An older man once sat in on a class in a Bible College. That day the professor asked his students to share a verse that means a great deal to them. The students were eager to oblige. They offered many great verses, rich with theological implications. When the class finished, the professor asked the visiting man if he would like to share his favorite verse. He agreed and said, “My favorite verses in the Bible are the ones that begin with the phrase, ‘and it came to pass.'” A few snickers could be heard among the prideful students so the elderly man added an additional comment.
He said, “Young men, allow me to explain why I answered as I did. You see, when I was 32, our firstborn son was killed by a drunk driver. My wife and I were devastated. We didn’t know how we would go on, but we did. At the age of 45, our daughter came home on a break from college, sat her mother and me down, and proceeded to tell us why she no longer believed in God. She told us that God was merely an invention of man intended to be a crutch for the psychologically weak, and that she wanted no part of it. We found this to be more painful than the death of our son. At the age of 55, I lost my job. Due to my age at the time, I couldn’t find a job. Everyone wanted to hire someone younger than me. Consequently we lost our home, and for six months we were forced to live in our car. Then at the age of 63, we discovered that my wife had cancer. For three years we fought that cancer as hard as we could, but my wife eventually died three years later. So you see young men, the events that have taken place in my life have caused to appreciate and love the verses that begin with the words, “and it came to pass,” for they are a reminder to me that the horrible circumstances in which we sometimes find ourselves don’t “come to stay,” they “come to pass.”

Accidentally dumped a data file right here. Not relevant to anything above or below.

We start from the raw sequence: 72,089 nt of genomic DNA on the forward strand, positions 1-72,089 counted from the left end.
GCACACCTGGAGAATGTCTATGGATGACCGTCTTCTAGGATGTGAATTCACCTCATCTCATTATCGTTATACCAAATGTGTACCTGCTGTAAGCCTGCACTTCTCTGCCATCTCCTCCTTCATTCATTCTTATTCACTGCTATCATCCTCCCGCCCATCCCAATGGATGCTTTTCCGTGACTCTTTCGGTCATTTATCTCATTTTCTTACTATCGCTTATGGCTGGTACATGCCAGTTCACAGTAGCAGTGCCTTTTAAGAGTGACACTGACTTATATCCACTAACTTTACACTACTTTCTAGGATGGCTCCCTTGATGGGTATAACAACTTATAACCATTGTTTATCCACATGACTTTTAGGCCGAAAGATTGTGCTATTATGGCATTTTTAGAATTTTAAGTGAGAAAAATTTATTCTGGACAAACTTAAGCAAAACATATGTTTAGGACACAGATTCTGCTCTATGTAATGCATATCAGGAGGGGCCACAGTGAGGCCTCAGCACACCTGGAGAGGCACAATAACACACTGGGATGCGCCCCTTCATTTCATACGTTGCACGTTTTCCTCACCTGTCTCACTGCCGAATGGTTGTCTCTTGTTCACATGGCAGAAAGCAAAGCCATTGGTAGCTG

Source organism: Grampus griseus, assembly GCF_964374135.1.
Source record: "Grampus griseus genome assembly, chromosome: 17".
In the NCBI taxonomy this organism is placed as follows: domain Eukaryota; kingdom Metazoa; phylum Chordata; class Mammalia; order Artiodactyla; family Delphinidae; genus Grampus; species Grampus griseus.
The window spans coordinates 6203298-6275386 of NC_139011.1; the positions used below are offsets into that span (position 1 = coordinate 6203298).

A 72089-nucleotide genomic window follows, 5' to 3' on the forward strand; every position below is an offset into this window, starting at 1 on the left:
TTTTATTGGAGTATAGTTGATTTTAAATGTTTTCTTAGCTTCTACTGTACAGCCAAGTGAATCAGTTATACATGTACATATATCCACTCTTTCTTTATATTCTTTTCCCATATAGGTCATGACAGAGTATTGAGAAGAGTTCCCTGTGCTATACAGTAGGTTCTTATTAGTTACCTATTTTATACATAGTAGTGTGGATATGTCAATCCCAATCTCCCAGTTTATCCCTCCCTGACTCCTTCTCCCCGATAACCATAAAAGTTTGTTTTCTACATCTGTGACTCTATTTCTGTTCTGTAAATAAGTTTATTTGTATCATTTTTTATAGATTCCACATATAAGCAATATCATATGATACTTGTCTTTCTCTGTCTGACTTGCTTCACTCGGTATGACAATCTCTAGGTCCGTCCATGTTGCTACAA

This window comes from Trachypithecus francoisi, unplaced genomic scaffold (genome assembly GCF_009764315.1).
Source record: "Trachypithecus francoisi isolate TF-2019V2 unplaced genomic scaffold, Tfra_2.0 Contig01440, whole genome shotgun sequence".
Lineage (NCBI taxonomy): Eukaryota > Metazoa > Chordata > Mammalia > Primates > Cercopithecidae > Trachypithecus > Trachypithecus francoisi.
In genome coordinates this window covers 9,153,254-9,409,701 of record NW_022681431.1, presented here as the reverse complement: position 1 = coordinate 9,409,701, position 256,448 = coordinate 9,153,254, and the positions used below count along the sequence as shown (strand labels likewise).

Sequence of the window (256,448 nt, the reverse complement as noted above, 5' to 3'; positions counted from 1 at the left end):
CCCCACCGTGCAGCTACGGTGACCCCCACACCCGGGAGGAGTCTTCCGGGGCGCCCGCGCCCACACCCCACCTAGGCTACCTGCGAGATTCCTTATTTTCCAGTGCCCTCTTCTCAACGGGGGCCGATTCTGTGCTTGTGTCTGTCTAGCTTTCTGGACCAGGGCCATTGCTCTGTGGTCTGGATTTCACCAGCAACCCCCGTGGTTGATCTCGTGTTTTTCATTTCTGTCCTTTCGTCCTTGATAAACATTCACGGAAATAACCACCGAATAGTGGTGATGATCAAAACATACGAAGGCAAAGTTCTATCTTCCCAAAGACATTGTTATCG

After the man finished, you could have heard a pin drop. The class was no longer snickering because they learned a valuable lesson. You’ll have many things “came to pass” in you life, but thank God they won’t “come to stay!”